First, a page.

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Monday 23 July 2018

Greene King’s profits battered by ‘unprecedented’ cost rises

The pub group said trading had improved recently due to the World Cup.

Weak consumer confidence and inflationary pressures have knocked the pub company (Andrew Matthews/PA)
Weak consumer confidence and inflationary pressures have knocked the pub company (Andrew Matthews/PA)

By Helen Cahill, Press Association City Reporter

Greene King has posted a slump in profits amid “unprecedented” cost rises for the pub business.

Group revenues for the year to April 29 were down 1.8% to £2.2 billion, while adjusted profit before tax dropped by 11.2% to £243 million.

Pub sales were down 1.2% on a like-for-like basis, excluding the impact of snowstorms earlier in the year.

Greene King’s chief executive Rooney Anand said the business faced “unprecedented” cost increases, alongside weak consumer confidence and tougher competition.

Shares were down almost 10% in morning trade as investors digested the news.

In the year ahead, Greene King is expecting costs to rise by between £45 million and £50 million.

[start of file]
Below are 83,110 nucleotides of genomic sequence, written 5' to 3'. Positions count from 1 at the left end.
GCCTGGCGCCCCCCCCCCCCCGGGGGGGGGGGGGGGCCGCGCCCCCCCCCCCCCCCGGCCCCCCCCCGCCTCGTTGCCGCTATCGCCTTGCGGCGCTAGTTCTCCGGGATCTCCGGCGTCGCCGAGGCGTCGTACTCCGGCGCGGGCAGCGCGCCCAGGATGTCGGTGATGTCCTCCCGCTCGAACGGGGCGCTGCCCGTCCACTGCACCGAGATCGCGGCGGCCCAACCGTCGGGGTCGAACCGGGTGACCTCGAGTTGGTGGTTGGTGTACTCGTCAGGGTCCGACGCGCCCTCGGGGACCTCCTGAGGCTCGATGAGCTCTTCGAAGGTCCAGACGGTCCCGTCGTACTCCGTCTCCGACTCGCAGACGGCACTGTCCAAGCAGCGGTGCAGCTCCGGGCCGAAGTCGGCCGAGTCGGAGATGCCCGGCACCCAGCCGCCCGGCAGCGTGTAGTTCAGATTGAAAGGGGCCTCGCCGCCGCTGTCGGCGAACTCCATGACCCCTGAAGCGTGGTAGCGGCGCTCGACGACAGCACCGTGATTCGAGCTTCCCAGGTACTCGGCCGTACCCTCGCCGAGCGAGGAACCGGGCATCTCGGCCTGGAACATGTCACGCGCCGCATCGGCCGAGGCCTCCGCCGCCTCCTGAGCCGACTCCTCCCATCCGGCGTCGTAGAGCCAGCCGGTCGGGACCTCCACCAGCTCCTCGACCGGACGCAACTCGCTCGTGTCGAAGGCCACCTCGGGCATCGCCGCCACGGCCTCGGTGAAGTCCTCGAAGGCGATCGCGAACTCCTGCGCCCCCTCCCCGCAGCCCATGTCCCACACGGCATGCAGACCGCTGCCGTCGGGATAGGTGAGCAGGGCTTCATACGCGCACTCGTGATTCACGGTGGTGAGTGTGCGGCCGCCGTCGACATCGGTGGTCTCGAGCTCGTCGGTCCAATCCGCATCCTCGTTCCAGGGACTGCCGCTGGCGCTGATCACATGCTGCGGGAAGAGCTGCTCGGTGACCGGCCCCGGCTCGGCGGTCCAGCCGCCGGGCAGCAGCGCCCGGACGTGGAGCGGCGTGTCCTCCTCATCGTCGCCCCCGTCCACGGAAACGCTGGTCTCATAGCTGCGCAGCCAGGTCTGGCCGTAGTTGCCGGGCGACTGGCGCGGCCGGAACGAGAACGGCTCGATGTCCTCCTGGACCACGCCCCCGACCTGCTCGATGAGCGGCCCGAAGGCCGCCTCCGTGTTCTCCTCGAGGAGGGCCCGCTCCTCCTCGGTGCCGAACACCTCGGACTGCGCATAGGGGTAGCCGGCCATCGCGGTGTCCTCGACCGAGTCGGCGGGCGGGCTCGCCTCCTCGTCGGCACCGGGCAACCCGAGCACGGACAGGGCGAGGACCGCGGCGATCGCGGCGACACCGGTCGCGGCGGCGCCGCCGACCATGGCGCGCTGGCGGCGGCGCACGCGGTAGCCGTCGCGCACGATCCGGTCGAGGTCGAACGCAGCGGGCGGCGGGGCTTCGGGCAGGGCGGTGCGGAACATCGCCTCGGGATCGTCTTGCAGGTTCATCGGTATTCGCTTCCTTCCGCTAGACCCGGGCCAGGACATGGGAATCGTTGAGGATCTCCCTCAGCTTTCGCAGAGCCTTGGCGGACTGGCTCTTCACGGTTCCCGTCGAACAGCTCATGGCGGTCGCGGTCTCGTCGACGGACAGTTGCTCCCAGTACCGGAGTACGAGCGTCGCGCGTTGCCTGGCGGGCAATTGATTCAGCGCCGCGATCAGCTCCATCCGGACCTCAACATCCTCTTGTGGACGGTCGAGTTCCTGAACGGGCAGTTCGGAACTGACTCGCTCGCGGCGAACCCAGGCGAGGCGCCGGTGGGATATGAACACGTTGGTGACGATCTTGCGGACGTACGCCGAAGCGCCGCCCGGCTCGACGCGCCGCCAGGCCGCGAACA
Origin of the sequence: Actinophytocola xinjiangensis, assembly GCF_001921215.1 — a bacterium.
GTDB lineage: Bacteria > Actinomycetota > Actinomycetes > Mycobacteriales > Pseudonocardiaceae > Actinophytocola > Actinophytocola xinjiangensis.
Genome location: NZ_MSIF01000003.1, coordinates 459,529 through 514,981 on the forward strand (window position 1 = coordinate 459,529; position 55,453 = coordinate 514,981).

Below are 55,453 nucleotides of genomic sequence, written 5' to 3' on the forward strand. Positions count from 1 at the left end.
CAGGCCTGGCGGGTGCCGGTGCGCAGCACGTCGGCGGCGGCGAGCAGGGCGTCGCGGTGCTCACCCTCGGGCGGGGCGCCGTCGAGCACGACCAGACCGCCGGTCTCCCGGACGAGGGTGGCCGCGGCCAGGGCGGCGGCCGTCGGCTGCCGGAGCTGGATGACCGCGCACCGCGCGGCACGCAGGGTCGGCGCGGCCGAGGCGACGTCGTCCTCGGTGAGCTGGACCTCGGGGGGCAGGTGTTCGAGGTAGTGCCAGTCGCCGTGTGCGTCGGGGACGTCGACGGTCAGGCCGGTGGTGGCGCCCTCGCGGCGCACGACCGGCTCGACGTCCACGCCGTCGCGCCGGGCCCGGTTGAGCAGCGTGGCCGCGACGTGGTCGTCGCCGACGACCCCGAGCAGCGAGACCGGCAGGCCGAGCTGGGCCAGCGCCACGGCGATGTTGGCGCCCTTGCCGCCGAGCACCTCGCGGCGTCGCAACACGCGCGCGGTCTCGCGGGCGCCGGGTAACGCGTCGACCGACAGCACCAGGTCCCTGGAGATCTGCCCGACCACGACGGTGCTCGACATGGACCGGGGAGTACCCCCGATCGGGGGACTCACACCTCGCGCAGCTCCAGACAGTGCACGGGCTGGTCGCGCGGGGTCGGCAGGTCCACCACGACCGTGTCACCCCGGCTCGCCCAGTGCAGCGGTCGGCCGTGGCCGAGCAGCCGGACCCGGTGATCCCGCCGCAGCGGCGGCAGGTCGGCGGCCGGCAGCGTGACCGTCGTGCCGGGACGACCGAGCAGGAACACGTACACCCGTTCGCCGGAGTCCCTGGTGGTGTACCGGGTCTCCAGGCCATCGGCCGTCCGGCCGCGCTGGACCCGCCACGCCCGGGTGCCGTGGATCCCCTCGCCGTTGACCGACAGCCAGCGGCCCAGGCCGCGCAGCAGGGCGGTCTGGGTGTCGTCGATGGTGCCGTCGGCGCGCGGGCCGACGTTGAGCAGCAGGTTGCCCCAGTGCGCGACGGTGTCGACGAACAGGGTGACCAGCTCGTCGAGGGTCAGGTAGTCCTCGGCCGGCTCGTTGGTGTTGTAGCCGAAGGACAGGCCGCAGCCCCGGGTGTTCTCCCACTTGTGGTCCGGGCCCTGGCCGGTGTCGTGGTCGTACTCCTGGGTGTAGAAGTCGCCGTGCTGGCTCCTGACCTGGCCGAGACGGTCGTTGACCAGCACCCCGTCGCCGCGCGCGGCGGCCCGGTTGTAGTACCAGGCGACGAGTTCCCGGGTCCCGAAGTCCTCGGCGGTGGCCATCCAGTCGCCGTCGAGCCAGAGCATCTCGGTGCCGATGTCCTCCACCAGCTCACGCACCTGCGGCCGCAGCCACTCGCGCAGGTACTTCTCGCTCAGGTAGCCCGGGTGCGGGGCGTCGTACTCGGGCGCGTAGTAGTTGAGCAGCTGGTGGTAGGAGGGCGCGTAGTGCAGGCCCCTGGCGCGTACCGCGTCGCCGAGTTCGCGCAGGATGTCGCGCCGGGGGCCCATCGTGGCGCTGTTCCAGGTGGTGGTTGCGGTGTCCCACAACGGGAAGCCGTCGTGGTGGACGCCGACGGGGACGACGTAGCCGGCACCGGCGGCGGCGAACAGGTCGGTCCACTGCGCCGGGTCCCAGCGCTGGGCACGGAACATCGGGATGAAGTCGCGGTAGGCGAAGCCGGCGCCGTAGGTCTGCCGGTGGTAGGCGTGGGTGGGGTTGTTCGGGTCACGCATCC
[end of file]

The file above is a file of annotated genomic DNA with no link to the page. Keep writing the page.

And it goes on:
Pub operators face demanding and cost-conscious customers who require convenience and speed of service Paul Hickman, analyst

To offset some of this, the group is targeting savings of between £30 million and £35 million.

Trading has improved more recently due to the World Cup and good weather, with like-for-like sales rising by 2.2% over the last eight weeks.

Mr Anand said: “While it is still early days, this positive momentum has continued into the new financial year, aided by good weather and popular sporting events.

“We remain focused on continuing to drive top line growth, developing a more efficient organisation and further strengthening our capital structure to deliver long-term value creation for our shareholders.”

Pubs and other restaurant groups have been hit by cost rises from the national living wage, business rates and inflationary cost increases on food imports.

Paul Hickman, analyst at Edison Investment Research, said Greene King had been “somewhat battered” by the inflationary pressures and weaker consumer demand.

“Unfortunately, last year’s adverse trading conditions are giving way to more of the same in the current trading year,” he said.

“Pub operators face demanding and cost-conscious customers who require convenience and speed of service, and are increasingly aware of health and ask for fresh produce.

“The good news is that current period sales in the managed pub company operation were ahead 2.2% for the last eight weeks, when admittedly the weather has been pretty helpful.”

Press Association

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